British Columbia Professor Named Fellow of American Association for the Advancement of Science
The American Association for the Advancement of Science (AAAS) named Conevery Bolton Valencius, a history professor at Boston College, as one of its fellows in January.
“The scholarship…AAAS is such an exciting honor that I feel very deeply [toward] because it’s about what I think this book and my other writing is really about in a broader sense, which is to promote the excitement of research and science to a wider audience,” said Valencia.
The AAAS is the world’s largest general science society, and its scholarship is “among the most distinct honors” in the scientific community, according to its website.
Valencius’ work is “groundbreaking” in the history of science, according to Prasannan Parthasarathi, chair of the British Columbia Department of History.
“Professor Valencius has done groundbreaking work in the history of science,” he wrote in an email to The Heights. It is gratifying to see that the nation’s leading association of scientific scholars has recognized his fundamental contributions.
In addition to teaching at BC, Valencius has written two books: The Health of the Country and The Lost History of the New Madrid Earthquakes. Both books explore the relationship between Western settlers and the environment they encountered after the Louisiana Purchase.
Valencius is currently writing another book, this time focusing on hydraulic fracturing, or fracking, and its relationship to earthquakes.
The research process for this book includes interviewing scientists to gain insight into the technical aspects of the subject, and the fellowship, she said, has the potential to facilitate this research.
“Some of the research for this project also involves calling up scientists and saying, ‘Hey, can you explain this to me?'” she said. “Being a member of AAAS will help me and my research in a way, because it gives me access to those conversations and gives me credibility in those conversations.”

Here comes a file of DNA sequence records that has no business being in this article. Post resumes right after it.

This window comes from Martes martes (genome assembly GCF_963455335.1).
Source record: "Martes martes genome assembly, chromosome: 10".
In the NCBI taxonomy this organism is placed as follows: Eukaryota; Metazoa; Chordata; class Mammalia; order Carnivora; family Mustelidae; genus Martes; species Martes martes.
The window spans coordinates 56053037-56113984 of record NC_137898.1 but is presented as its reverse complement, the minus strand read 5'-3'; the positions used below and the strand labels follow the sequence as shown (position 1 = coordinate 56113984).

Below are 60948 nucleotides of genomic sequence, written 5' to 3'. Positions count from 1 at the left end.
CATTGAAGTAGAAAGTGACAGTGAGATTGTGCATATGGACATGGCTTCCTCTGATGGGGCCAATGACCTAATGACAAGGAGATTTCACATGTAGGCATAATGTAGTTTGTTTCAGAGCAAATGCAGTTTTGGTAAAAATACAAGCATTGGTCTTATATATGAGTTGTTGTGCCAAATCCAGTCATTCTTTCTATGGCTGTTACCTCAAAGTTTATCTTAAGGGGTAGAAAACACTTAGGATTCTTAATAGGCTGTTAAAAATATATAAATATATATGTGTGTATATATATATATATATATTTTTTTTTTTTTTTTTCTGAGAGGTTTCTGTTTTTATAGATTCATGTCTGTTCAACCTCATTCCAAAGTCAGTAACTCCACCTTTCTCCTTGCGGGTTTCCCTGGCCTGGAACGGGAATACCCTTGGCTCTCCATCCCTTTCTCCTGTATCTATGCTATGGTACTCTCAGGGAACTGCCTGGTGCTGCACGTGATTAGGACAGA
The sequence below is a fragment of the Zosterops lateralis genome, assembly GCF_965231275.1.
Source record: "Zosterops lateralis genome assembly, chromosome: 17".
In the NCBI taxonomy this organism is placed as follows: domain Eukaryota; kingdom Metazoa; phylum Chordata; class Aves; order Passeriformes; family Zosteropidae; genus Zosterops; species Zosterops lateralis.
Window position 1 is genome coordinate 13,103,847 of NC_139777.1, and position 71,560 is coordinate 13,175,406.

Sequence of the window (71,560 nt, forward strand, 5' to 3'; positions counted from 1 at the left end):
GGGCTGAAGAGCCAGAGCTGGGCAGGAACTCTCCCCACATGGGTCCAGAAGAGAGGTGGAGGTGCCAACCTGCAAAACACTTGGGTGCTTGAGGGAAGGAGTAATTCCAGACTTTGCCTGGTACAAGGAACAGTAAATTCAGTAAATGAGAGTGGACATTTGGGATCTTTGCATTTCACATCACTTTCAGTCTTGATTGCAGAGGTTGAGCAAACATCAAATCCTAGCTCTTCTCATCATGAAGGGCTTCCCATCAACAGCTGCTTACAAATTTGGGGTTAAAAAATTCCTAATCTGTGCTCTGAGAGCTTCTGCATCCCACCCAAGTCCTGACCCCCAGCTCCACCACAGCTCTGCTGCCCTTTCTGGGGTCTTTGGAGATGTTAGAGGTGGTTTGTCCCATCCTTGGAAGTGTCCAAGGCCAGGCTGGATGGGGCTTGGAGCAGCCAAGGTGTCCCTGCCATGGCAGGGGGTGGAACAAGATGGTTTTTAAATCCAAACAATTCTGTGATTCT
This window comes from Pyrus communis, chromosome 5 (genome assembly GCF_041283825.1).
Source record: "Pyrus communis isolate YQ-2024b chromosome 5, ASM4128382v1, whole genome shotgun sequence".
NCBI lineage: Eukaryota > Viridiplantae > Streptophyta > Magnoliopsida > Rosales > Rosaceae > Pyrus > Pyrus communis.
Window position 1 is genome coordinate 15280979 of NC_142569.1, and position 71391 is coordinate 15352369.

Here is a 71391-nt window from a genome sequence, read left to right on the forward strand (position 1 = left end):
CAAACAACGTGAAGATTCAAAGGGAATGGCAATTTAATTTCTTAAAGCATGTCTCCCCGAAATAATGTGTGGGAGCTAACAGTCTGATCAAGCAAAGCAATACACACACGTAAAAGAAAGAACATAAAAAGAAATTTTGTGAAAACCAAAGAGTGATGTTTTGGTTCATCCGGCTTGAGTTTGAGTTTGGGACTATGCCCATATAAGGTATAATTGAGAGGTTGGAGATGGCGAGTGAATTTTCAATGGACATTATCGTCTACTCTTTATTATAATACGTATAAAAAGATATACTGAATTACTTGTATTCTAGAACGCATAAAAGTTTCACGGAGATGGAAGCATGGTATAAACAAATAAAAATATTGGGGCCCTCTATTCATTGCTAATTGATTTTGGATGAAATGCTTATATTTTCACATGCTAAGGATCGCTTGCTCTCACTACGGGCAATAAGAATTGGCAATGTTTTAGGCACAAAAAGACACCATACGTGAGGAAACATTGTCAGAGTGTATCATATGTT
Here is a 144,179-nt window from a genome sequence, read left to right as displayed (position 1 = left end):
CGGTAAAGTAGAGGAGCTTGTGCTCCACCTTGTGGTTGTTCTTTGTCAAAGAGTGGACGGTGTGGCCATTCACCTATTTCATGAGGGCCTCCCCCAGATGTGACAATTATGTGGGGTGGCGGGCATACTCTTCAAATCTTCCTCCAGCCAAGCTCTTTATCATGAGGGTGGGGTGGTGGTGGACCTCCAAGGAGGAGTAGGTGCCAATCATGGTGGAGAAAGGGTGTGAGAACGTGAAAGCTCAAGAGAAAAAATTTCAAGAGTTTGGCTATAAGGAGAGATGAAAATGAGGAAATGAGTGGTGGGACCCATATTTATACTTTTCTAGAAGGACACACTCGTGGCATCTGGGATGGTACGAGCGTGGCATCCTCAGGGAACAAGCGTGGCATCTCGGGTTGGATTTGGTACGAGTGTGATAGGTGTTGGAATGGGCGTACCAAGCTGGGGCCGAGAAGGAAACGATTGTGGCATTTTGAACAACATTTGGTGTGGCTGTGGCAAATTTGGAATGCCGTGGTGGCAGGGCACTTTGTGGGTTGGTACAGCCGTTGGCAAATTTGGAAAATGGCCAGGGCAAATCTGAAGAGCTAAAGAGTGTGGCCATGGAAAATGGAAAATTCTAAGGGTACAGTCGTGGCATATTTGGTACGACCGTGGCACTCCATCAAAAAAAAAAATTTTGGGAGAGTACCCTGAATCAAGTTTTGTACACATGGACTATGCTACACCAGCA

Valencius hopes people will learn about modern energy issues through his current research. A society widely informed about energy development would lead to better decisions about scientific progression and advancement, she said.
“I think the issues of contemporary energy development and its environmental costs and benefits are going to be central to all issues in our society in the future,” she said. “I hope the work I do will help to empower others to also participate in critical thinking and decision-making about our contemporary science.”
According to Valencius, this goal aligns with both BC’s mission and science focus.
“In a Jesuit institution, I feel very strongly the mission of Boston College [is that] scientific decisions must be made not only in an abstract or theoretical sense, but with an embodied sense of humanity and human respect for individuals and societies as well as for tables of data,” she said.
Valencius is among five other fellows in the History and Philosophy of Science section of the fellowship. She said she was able to meet with these other fellows to discuss how they can further the mission of AAAS.
“We were talking about ways to reach and build visibility for the history and philosophy of science to support and give more credence to a strong, well-thought-out science enterprise,” Valencius said.
As a history teacher first and foremost, Valencius said she deeply appreciates all the scientists and experts who have helped her along her journey.
“I feel a great sense of gratitude to all the scientists who gave me their time to very patiently answer very basic questions for a very long time,” she said.
Featured Image by Aditya Rao/Heights Staff